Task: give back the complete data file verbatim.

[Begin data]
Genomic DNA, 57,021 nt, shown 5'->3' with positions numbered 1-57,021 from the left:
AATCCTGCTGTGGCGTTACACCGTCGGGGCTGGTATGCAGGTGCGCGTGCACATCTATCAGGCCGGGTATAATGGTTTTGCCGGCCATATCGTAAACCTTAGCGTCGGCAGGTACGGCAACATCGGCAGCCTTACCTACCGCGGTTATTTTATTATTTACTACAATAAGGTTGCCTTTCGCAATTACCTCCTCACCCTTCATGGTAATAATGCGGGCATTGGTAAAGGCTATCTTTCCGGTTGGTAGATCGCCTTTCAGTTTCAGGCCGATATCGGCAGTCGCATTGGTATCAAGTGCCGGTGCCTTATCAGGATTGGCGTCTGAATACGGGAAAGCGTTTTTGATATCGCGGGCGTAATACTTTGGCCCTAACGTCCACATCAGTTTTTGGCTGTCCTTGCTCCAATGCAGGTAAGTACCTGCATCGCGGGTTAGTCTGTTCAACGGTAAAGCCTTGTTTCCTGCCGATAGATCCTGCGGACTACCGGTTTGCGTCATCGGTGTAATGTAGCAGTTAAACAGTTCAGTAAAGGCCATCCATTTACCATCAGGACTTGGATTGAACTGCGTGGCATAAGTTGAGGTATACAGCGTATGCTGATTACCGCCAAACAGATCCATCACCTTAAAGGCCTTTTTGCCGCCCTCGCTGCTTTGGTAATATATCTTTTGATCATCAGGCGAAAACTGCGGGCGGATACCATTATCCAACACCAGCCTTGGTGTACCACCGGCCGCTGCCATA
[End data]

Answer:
Genomic DNA, 57,021 nt, shown 5'->3' with positions numbered 1-57,021 from the left:
AATCCTGCTGTGGCGTTACACCGTCGGGGCTGGTATGCAGGTGCGCGTGCACATCTATCAGGCCGGGTATAATGGTTTTGCCGGCCATATCGTAAACCTTAGCGTCGGCAGGTACGGCAACATCGGCAGCCTTACCTACCGCGGTTATTTTATTATTTACTACAATAAGGTTGCCTTTCGCAATTACCTCCTCACCCTTCATGGTAATAATGCGGGCATTGGTAAAGGCTATCTTTCCGGTTGGTAGATCGCCTTTCAGTTTCAGGCCGATATCGGCAGTCGCATTGGTATCAAGTGCCGGTGCCTTATCAGGATTGGCGTCTGAATACGGGAAAGCGTTTTTGATATCGCGGGCGTAATACTTTGGCCCTAACGTCCACATCAGTTTTTGGCTGTCCTTGCTCCAATGCAGGTAAGTACCTGCATCGCGGGTTAGTCTGTTCAACGGTAAAGCCTTGTTTCCTGCCGATAGATCCTGCGGACTACCGGTTTGCGTCATCGGTGTAATGTAGCAGTTAAACAGTTCAGTAAAGGCCATCCATTTACCATCAGGACTTGGATTGAACTGCGTGGCATAAGTTGAGGTATACAGCGTATGCTGATTACCGCCAAACAGATCCATCACCTTAAAGGCCTTTTTGCCGCCCTCGCTGCTTTGGTAATATATCTTTTGATCATCAGGCGAAAACTGCGGGCGGATACCATTATCCAACACCAGCCTTGGTGTACCACCGGCCGCTGCCATA